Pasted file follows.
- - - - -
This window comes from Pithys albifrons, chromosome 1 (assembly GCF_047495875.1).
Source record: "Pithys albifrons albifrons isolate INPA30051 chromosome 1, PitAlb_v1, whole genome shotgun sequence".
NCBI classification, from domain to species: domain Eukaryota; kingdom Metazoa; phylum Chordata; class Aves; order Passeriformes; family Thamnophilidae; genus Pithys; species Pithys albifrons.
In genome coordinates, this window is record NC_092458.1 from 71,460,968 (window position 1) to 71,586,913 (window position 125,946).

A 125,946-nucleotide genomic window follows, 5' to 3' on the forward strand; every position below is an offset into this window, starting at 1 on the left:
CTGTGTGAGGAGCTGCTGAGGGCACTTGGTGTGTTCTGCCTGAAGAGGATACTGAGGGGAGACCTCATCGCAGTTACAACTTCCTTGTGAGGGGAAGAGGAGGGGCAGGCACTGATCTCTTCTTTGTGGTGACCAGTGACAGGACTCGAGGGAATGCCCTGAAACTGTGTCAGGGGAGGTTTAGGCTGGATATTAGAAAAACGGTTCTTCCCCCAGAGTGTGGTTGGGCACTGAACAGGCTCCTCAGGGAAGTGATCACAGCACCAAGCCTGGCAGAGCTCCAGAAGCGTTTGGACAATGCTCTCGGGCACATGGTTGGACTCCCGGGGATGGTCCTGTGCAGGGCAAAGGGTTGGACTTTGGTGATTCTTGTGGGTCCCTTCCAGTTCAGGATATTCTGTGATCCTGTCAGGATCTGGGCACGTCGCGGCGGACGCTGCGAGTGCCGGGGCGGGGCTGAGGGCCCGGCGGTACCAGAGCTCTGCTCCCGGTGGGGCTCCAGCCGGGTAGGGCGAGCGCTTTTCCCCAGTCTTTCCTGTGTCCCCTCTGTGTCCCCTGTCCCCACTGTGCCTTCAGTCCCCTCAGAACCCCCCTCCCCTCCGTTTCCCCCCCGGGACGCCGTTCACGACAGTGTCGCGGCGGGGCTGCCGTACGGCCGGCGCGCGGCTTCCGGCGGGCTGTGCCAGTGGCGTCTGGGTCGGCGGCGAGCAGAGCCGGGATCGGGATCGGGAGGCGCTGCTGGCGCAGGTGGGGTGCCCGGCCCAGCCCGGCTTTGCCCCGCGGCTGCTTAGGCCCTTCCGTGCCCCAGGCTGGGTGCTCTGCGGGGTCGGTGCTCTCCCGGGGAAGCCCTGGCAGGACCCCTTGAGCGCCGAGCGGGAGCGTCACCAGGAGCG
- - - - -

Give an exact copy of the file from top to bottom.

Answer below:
This window comes from Pithys albifrons, chromosome 1 (assembly GCF_047495875.1).
Source record: "Pithys albifrons albifrons isolate INPA30051 chromosome 1, PitAlb_v1, whole genome shotgun sequence".
NCBI classification, from domain to species: domain Eukaryota; kingdom Metazoa; phylum Chordata; class Aves; order Passeriformes; family Thamnophilidae; genus Pithys; species Pithys albifrons.
In genome coordinates, this window is record NC_092458.1 from 71,460,968 (window position 1) to 71,586,913 (window position 125,946).

A 125,946-nucleotide genomic window follows, 5' to 3' on the forward strand; every position below is an offset into this window, starting at 1 on the left:
CTGTGTGAGGAGCTGCTGAGGGCACTTGGTGTGTTCTGCCTGAAGAGGATACTGAGGGGAGACCTCATCGCAGTTACAACTTCCTTGTGAGGGGAAGAGGAGGGGCAGGCACTGATCTCTTCTTTGTGGTGACCAGTGACAGGACTCGAGGGAATGCCCTGAAACTGTGTCAGGGGAGGTTTAGGCTGGATATTAGAAAAACGGTTCTTCCCCCAGAGTGTGGTTGGGCACTGAACAGGCTCCTCAGGGAAGTGATCACAGCACCAAGCCTGGCAGAGCTCCAGAAGCGTTTGGACAATGCTCTCGGGCACATGGTTGGACTCCCGGGGATGGTCCTGTGCAGGGCAAAGGGTTGGACTTTGGTGATTCTTGTGGGTCCCTTCCAGTTCAGGATATTCTGTGATCCTGTCAGGATCTGGGCACGTCGCGGCGGACGCTGCGAGTGCCGGGGCGGGGCTGAGGGCCCGGCGGTACCAGAGCTCTGCTCCCGGTGGGGCTCCAGCCGGGTAGGGCGAGCGCTTTTCCCCAGTCTTTCCTGTGTCCCCTCTGTGTCCCCTGTCCCCACTGTGCCTTCAGTCCCCTCAGAACCCCCCTCCCCTCCGTTTCCCCCCCGGGACGCCGTTCACGACAGTGTCGCGGCGGGGCTGCCGTACGGCCGGCGCGCGGCTTCCGGCGGGCTGTGCCAGTGGCGTCTGGGTCGGCGGCGAGCAGAGCCGGGATCGGGATCGGGAGGCGCTGCTGGCGCAGGTGGGGTGCCCGGCCCAGCCCGGCTTTGCCCCGCGGCTGCTTAGGCCCTTCCGTGCCCCAGGCTGGGTGCTCTGCGGGGTCGGTGCTCTCCCGGGGAAGCCCTGGCAGGACCCCTTGAGCGCCGAGCGGGAGCGTCACCAGGAGCG